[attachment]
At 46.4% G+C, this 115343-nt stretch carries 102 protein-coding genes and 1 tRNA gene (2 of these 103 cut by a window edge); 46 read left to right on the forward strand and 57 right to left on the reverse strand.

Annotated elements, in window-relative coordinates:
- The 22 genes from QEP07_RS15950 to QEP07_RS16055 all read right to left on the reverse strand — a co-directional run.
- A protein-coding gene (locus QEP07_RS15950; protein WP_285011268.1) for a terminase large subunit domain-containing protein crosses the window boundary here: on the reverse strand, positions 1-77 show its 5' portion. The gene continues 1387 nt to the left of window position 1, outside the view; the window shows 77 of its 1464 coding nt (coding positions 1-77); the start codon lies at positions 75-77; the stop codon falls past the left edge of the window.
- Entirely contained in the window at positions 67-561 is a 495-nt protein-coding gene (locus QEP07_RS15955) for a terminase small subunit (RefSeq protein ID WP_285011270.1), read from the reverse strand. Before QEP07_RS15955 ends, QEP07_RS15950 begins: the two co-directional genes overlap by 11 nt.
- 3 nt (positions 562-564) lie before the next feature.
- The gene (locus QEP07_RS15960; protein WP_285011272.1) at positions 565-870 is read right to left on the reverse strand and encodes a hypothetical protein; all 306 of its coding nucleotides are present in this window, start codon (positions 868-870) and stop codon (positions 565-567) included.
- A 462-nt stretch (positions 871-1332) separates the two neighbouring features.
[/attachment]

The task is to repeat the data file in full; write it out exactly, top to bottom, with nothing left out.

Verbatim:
At 46.4% G+C, this 115343-nt stretch carries 102 protein-coding genes and 1 tRNA gene (2 of these 103 cut by a window edge); 46 read left to right on the forward strand and 57 right to left on the reverse strand.

Annotated elements, in window-relative coordinates:
- The 22 genes from QEP07_RS15950 to QEP07_RS16055 all read right to left on the reverse strand — a co-directional run.
- A protein-coding gene (locus QEP07_RS15950; protein WP_285011268.1) for a terminase large subunit domain-containing protein crosses the window boundary here: on the reverse strand, positions 1-77 show its 5' portion. The gene continues 1387 nt to the left of window position 1, outside the view; the window shows 77 of its 1464 coding nt (coding positions 1-77); the start codon lies at positions 75-77; the stop codon falls past the left edge of the window.
- Entirely contained in the window at positions 67-561 is a 495-nt protein-coding gene (locus QEP07_RS15955) for a terminase small subunit (RefSeq protein ID WP_285011270.1), read from the reverse strand. Before QEP07_RS15955 ends, QEP07_RS15950 begins: the two co-directional genes overlap by 11 nt.
- 3 nt (positions 562-564) lie before the next feature.
- The gene (locus QEP07_RS15960; protein WP_285011272.1) at positions 565-870 is read right to left on the reverse strand and encodes a hypothetical protein; all 306 of its coding nucleotides are present in this window, start codon (positions 868-870) and stop codon (positions 565-567) included.
- A 462-nt stretch (positions 871-1332) separates the two neighbouring features.